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When Is It Appropriate To Bring Your Lawyer Into Your Deal?

Question: For an entrepreneur, when should a lawyer be introduced into the conversation when dealing with Angels and / or VCs?

Our Take: This depends a on whom your lawyer is and also who you are. From your question, my assumption would be that you aren’t perfectly comfortable with how your lawyer will “play” in front of your potential investors.

Investors are used to lawyers. We use them on all of our deals and our companies use them on all of their deals. In fact, some of us lawyers become investors! It’s no secret that we all have them and even if they aren’t present on the front line, we all assume that each other have a lawyer in the background.

As far as when to introduce your lawyer to potential investors, consider who your lawyer is. Is he or she an aggressive, take charge, “win at all costs” type? Is he or she a junior person relative to the potential investors you are speaking to? In these two cases, you might want to let the business deal take a bit of shape before you set your lawyer loose.

On the other hand, if you have a well-experience, non-confrontational, business advocate type of lawyer, it’s probably never too early to introduce them if they can help move along the business process. In fact, we often see many of the same partners from the bigger firms on the other sides of deals and are happy to interface with them from the onset.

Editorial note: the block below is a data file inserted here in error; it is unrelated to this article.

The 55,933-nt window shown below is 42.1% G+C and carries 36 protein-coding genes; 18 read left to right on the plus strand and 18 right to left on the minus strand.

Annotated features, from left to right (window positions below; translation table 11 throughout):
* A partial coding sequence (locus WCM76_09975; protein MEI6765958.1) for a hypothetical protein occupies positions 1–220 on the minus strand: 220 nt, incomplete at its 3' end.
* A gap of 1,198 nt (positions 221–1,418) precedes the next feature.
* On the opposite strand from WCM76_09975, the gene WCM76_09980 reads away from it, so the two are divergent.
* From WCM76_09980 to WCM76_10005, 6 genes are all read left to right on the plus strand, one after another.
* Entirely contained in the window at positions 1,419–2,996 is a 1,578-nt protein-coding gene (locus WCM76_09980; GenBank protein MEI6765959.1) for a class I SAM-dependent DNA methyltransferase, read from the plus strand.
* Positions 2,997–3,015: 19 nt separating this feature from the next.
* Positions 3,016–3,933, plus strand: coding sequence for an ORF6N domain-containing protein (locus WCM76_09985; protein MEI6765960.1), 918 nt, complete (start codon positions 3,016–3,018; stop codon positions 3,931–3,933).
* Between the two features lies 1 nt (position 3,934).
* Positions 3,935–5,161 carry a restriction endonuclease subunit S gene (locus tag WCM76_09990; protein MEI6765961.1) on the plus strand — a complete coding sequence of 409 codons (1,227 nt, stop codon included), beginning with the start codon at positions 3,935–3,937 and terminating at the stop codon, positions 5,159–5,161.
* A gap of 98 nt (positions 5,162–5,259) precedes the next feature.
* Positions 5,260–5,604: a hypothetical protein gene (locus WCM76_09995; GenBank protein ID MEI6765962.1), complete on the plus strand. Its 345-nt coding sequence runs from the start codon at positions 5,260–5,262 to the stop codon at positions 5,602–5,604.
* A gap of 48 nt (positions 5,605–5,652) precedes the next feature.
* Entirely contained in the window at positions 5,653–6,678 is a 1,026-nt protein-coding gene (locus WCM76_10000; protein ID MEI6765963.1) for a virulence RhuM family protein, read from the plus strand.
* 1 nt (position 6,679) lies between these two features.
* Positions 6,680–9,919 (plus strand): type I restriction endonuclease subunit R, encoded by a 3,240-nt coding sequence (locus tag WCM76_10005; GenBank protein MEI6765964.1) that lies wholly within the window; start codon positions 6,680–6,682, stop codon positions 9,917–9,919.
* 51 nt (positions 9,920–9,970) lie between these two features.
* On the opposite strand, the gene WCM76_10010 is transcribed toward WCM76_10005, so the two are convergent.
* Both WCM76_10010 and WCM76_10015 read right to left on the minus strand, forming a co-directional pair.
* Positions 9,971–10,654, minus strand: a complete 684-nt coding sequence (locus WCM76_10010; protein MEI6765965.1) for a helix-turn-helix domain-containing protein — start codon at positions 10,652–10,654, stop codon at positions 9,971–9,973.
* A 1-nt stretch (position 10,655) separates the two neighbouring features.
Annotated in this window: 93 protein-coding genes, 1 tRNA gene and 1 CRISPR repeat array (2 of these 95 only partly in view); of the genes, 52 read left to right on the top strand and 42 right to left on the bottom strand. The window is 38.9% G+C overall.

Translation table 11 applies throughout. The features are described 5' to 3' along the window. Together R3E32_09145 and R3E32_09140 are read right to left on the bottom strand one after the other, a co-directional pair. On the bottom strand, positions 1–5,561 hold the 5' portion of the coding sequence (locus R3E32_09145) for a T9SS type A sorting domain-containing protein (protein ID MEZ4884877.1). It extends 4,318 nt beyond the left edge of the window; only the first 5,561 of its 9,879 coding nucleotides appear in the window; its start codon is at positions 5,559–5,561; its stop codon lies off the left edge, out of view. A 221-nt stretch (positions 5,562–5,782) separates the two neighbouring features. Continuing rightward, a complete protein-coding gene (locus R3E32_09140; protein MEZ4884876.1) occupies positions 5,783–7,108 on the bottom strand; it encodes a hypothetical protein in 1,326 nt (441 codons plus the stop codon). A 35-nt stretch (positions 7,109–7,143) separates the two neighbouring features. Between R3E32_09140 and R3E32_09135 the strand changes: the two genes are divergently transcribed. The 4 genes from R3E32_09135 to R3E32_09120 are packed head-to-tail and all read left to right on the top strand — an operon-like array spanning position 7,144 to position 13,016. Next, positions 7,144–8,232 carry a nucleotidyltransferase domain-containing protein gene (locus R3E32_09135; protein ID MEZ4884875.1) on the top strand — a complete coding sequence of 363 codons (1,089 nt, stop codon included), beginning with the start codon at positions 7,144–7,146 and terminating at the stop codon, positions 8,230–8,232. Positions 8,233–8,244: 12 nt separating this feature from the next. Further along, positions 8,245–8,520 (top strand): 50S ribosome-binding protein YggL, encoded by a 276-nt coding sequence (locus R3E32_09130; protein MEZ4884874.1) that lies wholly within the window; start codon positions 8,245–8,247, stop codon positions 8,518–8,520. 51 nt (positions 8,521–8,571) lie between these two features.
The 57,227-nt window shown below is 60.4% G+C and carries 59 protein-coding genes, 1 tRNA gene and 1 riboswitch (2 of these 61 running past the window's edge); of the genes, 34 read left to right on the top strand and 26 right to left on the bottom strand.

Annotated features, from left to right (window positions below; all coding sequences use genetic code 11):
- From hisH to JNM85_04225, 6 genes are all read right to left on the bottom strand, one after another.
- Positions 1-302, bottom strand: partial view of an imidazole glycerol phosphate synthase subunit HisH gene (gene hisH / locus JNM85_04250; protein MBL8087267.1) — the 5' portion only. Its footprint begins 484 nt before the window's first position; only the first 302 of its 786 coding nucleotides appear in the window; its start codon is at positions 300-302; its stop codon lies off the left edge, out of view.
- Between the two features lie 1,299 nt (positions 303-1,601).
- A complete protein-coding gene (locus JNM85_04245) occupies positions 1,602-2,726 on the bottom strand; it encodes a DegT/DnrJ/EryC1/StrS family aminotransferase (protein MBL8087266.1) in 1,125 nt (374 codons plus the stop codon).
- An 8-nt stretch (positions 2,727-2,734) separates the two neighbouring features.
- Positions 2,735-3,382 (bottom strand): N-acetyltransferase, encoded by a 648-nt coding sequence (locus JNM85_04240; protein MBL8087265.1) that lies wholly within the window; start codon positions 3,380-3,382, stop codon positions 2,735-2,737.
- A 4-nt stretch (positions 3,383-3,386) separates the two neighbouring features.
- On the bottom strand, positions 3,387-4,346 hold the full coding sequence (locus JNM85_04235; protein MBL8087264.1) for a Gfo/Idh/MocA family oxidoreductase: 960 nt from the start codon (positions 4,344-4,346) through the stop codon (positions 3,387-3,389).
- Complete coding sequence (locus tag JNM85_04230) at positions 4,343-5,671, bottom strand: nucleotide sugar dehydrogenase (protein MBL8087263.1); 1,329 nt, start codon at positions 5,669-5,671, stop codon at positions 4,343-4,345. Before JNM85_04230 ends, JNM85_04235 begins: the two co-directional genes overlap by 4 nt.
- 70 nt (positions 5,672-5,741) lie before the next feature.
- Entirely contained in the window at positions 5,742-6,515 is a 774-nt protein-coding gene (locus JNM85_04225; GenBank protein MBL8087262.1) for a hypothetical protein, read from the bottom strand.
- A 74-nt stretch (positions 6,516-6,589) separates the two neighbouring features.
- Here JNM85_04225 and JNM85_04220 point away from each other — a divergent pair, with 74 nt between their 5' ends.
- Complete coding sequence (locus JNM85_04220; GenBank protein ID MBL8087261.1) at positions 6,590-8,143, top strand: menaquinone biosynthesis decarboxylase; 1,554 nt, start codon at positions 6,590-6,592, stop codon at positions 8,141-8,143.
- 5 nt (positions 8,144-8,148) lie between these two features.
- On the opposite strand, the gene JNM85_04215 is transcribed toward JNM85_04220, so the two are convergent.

Whatever you do, make sure that if you need your lawyer, get your lawyer involved. If you are starting to discuss terms and are getting in over your head, get your attorney involved ASAP. It’s none too fun a situation if you negotiate a deal with a potential investor and then have to recant after your lawyer becomes involved.

Along with a similar post, this situation underscores hiring an attorney who is a trusted partner, not simply an hourly paid service advisor. If you feel comfortable with your counsel, most likely your investors will too. I can’t recall any deals that have died because of a particular company’s counsel’s behavior, but we certainly have many war stories to tell of lawyers whose behavior has made the process much less fun.

February 16th, 2007 by     Categories: Advisors    
  • http://leighhimel.blogspot.com Leigh

    I bring my lawyer in as early as possible but it doesn’t mean she is sitting at the table or in the meetings. She often knows the players I am dealing with as she is experienced in the market place and has done deals with either them or their organizations. She has many insights on how I might approach asking certain things, and helps me decipher the upside and downsides to the various options available to me. So I would say, regardless of whether or not you make them a visible part of the process, if your lawyer is a trusted partner then trust them. And while there is an expense attached to it, as my bubie would say, “sometimes you can’t afford not to buy.”